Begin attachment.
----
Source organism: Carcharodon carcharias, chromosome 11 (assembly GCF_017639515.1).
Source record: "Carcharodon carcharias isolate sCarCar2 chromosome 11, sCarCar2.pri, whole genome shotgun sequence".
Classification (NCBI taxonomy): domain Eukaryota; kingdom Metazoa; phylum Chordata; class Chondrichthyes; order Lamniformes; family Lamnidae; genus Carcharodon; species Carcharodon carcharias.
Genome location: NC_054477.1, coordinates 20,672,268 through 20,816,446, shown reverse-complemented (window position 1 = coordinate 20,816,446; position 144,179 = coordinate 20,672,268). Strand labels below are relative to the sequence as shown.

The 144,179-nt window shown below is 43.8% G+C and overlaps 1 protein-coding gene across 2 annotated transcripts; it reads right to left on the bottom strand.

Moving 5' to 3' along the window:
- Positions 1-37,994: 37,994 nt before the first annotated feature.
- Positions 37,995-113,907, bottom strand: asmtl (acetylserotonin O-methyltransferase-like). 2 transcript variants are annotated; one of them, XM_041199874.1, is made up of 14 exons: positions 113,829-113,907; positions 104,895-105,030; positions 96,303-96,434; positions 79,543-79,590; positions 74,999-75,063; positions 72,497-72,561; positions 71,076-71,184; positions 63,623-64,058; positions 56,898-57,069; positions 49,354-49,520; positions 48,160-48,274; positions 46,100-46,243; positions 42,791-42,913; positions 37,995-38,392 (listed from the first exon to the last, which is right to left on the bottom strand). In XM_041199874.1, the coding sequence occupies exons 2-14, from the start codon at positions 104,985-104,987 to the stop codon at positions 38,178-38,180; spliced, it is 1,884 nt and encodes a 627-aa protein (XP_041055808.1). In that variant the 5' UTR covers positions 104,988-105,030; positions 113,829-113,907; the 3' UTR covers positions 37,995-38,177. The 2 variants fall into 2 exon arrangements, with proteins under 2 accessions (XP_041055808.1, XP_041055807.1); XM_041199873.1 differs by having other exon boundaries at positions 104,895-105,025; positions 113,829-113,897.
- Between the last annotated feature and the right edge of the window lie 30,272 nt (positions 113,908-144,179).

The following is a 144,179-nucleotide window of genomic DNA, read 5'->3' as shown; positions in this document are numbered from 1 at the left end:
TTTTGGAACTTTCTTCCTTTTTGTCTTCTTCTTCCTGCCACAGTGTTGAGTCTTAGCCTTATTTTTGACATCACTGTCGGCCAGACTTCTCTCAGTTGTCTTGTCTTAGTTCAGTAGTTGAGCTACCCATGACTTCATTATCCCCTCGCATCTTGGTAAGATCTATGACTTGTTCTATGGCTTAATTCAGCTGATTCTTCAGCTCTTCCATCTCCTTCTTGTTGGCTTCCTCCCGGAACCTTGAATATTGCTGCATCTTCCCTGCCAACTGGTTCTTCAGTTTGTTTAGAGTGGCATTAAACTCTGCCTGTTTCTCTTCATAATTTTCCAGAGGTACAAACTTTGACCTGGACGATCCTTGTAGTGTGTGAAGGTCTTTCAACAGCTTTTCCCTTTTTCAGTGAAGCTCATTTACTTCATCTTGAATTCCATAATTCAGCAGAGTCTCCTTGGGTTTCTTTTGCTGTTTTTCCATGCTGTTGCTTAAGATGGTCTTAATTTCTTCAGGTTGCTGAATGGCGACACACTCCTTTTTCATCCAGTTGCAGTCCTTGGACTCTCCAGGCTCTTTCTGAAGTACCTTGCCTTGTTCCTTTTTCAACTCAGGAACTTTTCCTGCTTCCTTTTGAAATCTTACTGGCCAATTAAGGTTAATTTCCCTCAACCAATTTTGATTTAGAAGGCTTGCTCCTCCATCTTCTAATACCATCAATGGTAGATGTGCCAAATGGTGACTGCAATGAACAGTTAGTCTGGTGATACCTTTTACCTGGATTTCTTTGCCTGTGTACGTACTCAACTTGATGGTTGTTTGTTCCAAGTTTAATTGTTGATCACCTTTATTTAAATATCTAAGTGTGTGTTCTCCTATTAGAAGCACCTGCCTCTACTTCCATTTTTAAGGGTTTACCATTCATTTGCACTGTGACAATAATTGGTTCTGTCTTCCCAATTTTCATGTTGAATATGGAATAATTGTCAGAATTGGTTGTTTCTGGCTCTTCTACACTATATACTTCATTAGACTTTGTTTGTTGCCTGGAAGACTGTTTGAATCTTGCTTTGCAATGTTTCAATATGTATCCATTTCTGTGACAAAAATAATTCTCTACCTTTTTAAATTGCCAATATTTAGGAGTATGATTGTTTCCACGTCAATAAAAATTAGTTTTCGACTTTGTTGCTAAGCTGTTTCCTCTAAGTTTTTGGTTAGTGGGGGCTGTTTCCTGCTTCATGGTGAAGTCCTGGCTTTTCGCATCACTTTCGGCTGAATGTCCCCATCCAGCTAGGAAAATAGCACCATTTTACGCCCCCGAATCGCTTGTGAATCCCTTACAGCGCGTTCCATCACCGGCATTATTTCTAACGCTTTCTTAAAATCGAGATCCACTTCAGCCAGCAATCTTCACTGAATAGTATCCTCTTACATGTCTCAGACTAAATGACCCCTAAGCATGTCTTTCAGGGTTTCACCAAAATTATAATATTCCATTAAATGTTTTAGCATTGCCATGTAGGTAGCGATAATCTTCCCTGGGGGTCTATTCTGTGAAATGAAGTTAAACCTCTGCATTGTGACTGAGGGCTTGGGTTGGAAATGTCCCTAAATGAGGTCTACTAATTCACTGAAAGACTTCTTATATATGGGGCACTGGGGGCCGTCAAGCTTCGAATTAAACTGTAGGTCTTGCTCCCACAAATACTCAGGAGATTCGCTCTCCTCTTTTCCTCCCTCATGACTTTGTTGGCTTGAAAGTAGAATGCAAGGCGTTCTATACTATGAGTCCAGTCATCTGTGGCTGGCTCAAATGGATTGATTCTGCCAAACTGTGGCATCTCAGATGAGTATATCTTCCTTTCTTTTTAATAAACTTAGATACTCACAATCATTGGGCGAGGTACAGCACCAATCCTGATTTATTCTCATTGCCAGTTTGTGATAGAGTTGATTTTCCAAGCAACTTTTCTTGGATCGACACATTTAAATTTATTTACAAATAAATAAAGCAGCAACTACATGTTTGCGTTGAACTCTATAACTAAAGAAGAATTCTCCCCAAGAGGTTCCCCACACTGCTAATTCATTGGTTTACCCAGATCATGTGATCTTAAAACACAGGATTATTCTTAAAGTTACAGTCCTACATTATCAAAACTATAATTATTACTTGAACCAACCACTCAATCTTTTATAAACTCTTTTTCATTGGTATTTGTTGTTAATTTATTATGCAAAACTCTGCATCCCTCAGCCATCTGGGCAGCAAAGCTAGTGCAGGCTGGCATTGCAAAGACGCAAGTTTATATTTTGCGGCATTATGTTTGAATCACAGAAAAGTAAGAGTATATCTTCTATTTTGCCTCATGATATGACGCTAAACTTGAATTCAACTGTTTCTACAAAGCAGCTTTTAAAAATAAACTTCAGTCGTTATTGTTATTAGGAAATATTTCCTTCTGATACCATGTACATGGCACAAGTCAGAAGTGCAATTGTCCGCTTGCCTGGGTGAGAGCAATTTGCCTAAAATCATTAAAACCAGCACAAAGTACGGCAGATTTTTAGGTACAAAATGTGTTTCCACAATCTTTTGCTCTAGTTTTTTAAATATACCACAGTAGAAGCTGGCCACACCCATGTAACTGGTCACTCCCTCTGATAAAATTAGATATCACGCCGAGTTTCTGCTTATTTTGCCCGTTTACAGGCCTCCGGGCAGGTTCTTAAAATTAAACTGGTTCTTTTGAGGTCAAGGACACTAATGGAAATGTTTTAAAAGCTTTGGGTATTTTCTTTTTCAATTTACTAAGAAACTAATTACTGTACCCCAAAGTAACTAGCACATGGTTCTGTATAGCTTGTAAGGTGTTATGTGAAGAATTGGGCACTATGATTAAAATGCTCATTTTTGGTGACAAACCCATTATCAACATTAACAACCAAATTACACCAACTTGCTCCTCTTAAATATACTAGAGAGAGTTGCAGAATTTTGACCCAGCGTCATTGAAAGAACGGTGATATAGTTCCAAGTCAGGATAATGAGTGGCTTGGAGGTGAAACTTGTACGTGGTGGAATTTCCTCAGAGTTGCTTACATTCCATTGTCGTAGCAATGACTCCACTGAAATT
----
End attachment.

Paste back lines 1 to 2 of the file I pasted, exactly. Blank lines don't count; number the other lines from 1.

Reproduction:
Source organism: Carcharodon carcharias, chromosome 11 (assembly GCF_017639515.1).
Source record: "Carcharodon carcharias isolate sCarCar2 chromosome 11, sCarCar2.pri, whole genome shotgun sequence".